Hepatic microRNA profiles offer predictive and mechanistic insights after exposure to genotoxic and epigenetic hepatocarcinogens.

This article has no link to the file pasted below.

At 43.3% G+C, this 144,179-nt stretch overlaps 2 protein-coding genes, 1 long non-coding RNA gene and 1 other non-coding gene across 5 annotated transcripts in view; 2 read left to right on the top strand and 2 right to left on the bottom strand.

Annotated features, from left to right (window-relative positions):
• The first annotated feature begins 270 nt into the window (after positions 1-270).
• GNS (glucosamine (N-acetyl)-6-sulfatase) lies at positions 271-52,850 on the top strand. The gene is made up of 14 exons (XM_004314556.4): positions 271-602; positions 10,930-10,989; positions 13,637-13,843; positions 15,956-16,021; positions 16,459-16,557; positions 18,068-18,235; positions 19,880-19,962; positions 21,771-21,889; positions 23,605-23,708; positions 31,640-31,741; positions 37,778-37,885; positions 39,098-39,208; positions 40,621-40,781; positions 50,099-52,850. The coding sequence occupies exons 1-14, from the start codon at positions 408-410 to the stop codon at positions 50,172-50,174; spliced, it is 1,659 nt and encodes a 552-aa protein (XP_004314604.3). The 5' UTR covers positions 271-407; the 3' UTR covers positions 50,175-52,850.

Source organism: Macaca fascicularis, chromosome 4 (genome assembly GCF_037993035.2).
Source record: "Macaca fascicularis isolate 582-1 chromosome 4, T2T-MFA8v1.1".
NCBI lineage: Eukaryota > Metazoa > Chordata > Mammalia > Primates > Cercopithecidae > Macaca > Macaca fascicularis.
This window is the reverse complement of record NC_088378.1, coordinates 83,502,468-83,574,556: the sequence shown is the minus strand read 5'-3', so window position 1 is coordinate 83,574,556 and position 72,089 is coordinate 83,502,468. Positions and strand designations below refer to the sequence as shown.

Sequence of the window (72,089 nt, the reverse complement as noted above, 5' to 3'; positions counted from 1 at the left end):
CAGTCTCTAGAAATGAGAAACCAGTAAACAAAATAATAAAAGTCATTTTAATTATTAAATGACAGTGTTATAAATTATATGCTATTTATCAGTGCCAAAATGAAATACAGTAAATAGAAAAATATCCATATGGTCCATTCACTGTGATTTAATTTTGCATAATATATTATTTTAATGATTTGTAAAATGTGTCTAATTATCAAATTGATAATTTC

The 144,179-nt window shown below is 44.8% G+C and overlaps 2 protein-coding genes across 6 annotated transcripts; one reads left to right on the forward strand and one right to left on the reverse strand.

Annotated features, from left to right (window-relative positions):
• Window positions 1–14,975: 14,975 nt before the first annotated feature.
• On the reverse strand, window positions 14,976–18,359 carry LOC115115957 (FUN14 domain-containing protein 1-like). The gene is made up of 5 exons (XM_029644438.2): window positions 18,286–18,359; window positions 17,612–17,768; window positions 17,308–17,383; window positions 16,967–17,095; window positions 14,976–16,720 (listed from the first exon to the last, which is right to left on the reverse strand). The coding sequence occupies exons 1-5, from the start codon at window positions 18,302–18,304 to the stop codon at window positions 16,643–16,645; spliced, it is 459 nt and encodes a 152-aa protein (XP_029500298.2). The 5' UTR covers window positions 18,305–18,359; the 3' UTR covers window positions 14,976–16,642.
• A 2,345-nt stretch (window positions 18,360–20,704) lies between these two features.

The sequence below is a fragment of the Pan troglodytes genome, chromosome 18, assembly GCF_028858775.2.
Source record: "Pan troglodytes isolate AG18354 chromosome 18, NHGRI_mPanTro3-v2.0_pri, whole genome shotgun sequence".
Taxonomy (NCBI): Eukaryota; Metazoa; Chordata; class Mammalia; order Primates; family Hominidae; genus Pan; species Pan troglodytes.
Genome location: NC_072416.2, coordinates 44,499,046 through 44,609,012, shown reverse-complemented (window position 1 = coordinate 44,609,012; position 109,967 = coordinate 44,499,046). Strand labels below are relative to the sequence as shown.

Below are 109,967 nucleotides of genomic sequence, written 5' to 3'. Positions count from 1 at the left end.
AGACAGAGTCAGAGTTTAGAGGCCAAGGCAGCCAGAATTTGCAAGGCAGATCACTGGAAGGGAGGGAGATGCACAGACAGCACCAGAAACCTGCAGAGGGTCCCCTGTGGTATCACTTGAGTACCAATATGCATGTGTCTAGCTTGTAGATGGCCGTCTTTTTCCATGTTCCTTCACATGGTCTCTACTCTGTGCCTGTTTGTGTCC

It is well established that cancer is a multi-step process which involves initiation, promotion and progression. Chemical carcinogens can alter any of these processes to induce their carcinogenic effects. The presence of multiple mutations in critical genes is a distinctive feature of cancer cells and supports the contention that cancer arises through the accumulation of irreversible DNA damage. In the majority of instances, chemical carcinogens, directly or after xenobiotic metabolism, induce DNA damage and act in a 'genotoxic' manner. There is, however, a group of carcinogens that induce cancer via non-genotoxic mechanisms. Non-genotoxic carcinogens have been shown to act as tumor promoters (1,4-dichlorobenzene), endocrine-modifiers (17beta-estradiol), receptor-mediators (2,3,7,8-tetrachlorodibenzo-p-dioxin), immunosuppressants (cyclosporine) or inducers of tissue-specific toxicity and inflammatory responses (metals such as arsenic and beryllium). The diversity of modes of action of non-genotoxic carcinogens, the tissue and species specificity, and the absence of genotoxicity makes predicting their carcinogenic potential extremely challenging. In order to better understand the mechanisms of known human non-genotoxic carcinogens and to illustrate the importance of a weight of evidence approach when evaluating their carcinogenic potential, we will (1) evaluate the proportion of non-genotoxic carcinogens among known, probable and possible human carcinogens classified by the International Agency for Research on Cancer (IARC), (2) estimate the risk of exposure of human non-genotoxic carcinogens through margin of exposure (MOE) evaluation, and (3) discuss potential alternative methods for their detection. Our analysis demonstrated that human non-genotoxic carcinogens were present in 12% (45/371) of IARC's Groups 1, 2A and 2B carcinogens and that a potential hazard was associated with 27% (12/45) of them. Consequently, it is suggested that for all genotoxic chemicals, the mode of action is investigated for hazard and risk evaluation. Further, if negative genotoxic compounds have putative non-genotoxic modes of action, appropriate risk measures should be implemented.